The calculated prevalence of sub-ice bloom-permitting conditions during June has increased markedly (Fig. 2, D to F). Over the period 1986–1995, small regions of the European and Russian Arctic near the ice edge and off the coast of Greenland have sufficient light penetration to permit a bloom, up to twice a month on average. From 1996 to 2005, these regions expand, with regions of the European Arctic and Kara Sea having bloom-permitting conditions up to eight times per month (Fig. 2E). In the decade 2006–2015, in the month of June (Fig. 2F), a wide swath of the Russian Arctic has sufficient light conditions to permit a sub-ice bloom at least 5 days per month, with frequencies reaching over 10 days per month in the East Siberian Sea and Kara Sea. Conditions supportive of the massive sub-ice bloom observed in the Chukchi Sea in 2011 (4) are found over the most recent two decades and are much more prevalent from 2006 to 2015. The region in which it was observed (Fig. 2, D to F, red box) experiences a large increase in bloom likelihood over the study period. From 1986 to 1995 (Fig. 2D), the light conditions necessary to support sub-ice blooms occurred with a frequency of less than 1 day per month. Over the period 1996–2005 (Fig. 2E), there was sufficient under-ice light for a bloom to occur roughly 1 day per month in June. From 2006 to 2015 (Fig. 2F), these conditions arose on average 5 days per month. Light conditions that may lead to the initiation of a sub-ice bloom also occur increasingly throughout the Arctic in July (Fig. 2, G to I), reaching to the interior of the Arctic. From 2006 to 2015, the bloom-permitting conditions arose more than 7 days per month across the Russian and European Arctic and up to 5 days per month in the Chukchi Sea.

To quantify whether a region in the Arctic Ocean (which we again define as all ocean points north of 70°N, excluding Baffin Bay) may have had a sub-ice bloom, a region is defined to be bloom-permitting in each month that it absorbs sufficient light for growth for three consecutive days. Phytoplankton growth rates observed in the 2011 Chukchi bloom exceeded 1 per day; therefore, these bloom-permitting areas permit sufficient light for at least three doublings of the phytoplankton population. Figure 3 (A to C) shows a time series of the fraction of the Arctic Ocean meeting this criterion in each calendar month. The results support the hypothesis that large-scale changes to the sea ice cover have triggered a new ecological paradigm: In June, the fraction of the Arctic supporting sub-ice blooms in each year increases by 5% per decade, from less than 3.0% in 1986 to an average of 13.1% over the period of 2006–2015, with a maximum yearly percentage of 23% in 2007. In July, the effect is similarly significant, increasing by 7% per decade from less than 5% in 1986 to an average of 21.3% over the period 2006–2015, with a maximum of 28% in 2013. Each time series has a significant amount of year-to-year variability in bloom-permitting fraction due to the changing regional ice, ocean, and atmospheric conditions. This level of year-to-year variability in blooming is not demonstrated in the J16 intercomparison.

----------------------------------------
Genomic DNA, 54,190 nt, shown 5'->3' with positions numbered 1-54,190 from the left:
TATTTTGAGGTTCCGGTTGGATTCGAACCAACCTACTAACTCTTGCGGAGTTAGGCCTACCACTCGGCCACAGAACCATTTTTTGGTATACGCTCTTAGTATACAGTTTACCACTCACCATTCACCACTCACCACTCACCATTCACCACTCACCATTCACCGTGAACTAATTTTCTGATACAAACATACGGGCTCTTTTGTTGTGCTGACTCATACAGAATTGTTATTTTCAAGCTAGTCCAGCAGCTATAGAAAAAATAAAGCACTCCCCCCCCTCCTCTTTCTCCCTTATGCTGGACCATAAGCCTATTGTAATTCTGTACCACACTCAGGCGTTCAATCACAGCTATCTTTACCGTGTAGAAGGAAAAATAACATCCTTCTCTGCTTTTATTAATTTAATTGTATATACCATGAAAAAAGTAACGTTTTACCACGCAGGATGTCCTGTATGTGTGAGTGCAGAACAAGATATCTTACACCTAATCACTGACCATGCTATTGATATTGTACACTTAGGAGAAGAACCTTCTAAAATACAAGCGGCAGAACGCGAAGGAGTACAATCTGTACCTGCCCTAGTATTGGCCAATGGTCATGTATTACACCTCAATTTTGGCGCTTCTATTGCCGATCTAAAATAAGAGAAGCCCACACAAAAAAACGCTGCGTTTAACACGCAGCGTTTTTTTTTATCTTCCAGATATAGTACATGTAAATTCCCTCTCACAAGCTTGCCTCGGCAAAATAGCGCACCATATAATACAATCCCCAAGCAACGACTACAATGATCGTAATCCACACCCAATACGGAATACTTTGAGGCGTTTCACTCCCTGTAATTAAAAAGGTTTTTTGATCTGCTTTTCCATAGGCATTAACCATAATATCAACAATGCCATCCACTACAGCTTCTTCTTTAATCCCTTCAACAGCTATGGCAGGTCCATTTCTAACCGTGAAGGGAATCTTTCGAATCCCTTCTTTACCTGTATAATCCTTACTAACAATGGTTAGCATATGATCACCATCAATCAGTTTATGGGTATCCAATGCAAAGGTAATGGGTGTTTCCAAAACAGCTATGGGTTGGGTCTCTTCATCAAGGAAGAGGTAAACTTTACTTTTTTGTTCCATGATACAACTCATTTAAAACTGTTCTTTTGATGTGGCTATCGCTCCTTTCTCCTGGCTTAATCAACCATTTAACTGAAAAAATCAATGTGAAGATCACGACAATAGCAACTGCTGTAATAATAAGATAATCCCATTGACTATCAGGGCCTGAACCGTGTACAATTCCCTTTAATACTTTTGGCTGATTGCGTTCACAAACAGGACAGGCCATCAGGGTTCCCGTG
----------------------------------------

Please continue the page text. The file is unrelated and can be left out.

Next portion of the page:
Fig. 3 Evolution and variability of the pan-Arctic likelihood of sub-ice blooms over time.

(A to C) Percentage by area of the Arctic Ocean that has greater than 80% ice concentration and permits growth for at least three consecutive days in May (A), June (B), and July (C). Red dashed lines are linear fits to the data.

To attribute these changes to trends in sea ice thickness and melt pond fraction, we perform a set of attribution studies, with results shown in Table 1. In each case, we fix one or more fields (ice concentration c, melt pond fraction φ, or ice thickness h) at average values from 1986 to 1995 in each month (May, June, and July). We then compute the percentage of the Arctic that is bloom-permitting from 2006 to 2015, allowing the other variables to vary in time. By comparing the model output when all fields vary together to the output when each trend is suppressed in turn, we can infer which fields have had the most significant limiting effect on the increasing trend demonstrated in Fig. 3. In interpreting the results of Table 1, note that when a field is “fixed,” this removes the effects of the trend in this field (increasing melt pond fraction, decreasing ice thickness, and decreasing total ice concentration).

Table 1 Analysis of the causes of changes in sub-ice blooms in the Arctic Ocean.

The average fraction of the Arctic Ocean that permits a light-limited sub-ice bloom from 2006 to 2015 when labeled external fields are held constant at their mean 1986–1995 values. The Arctic is defined as the region with latitudes greater than 70°N, excluding Baffin Bay. Percentage by area refers to the average area of the Arctic with an ice concentration greater than 80%, in which at least three consecutive days permit enough light for a light-limited bloom to occur, averaged over the time period 2006–2015. The notation “x fixed” refers to output when the variable x is fixed at its mean 1986–1996 values. Variables that may be fixed are the ice thickness h, melt pond fraction φ, and ice concentration c. The final row is the average fraction of the Arctic Ocean that permits a light-limited sub-ice bloom from 2006 to 2015 when the melt pond fraction φ is is always equal to zero.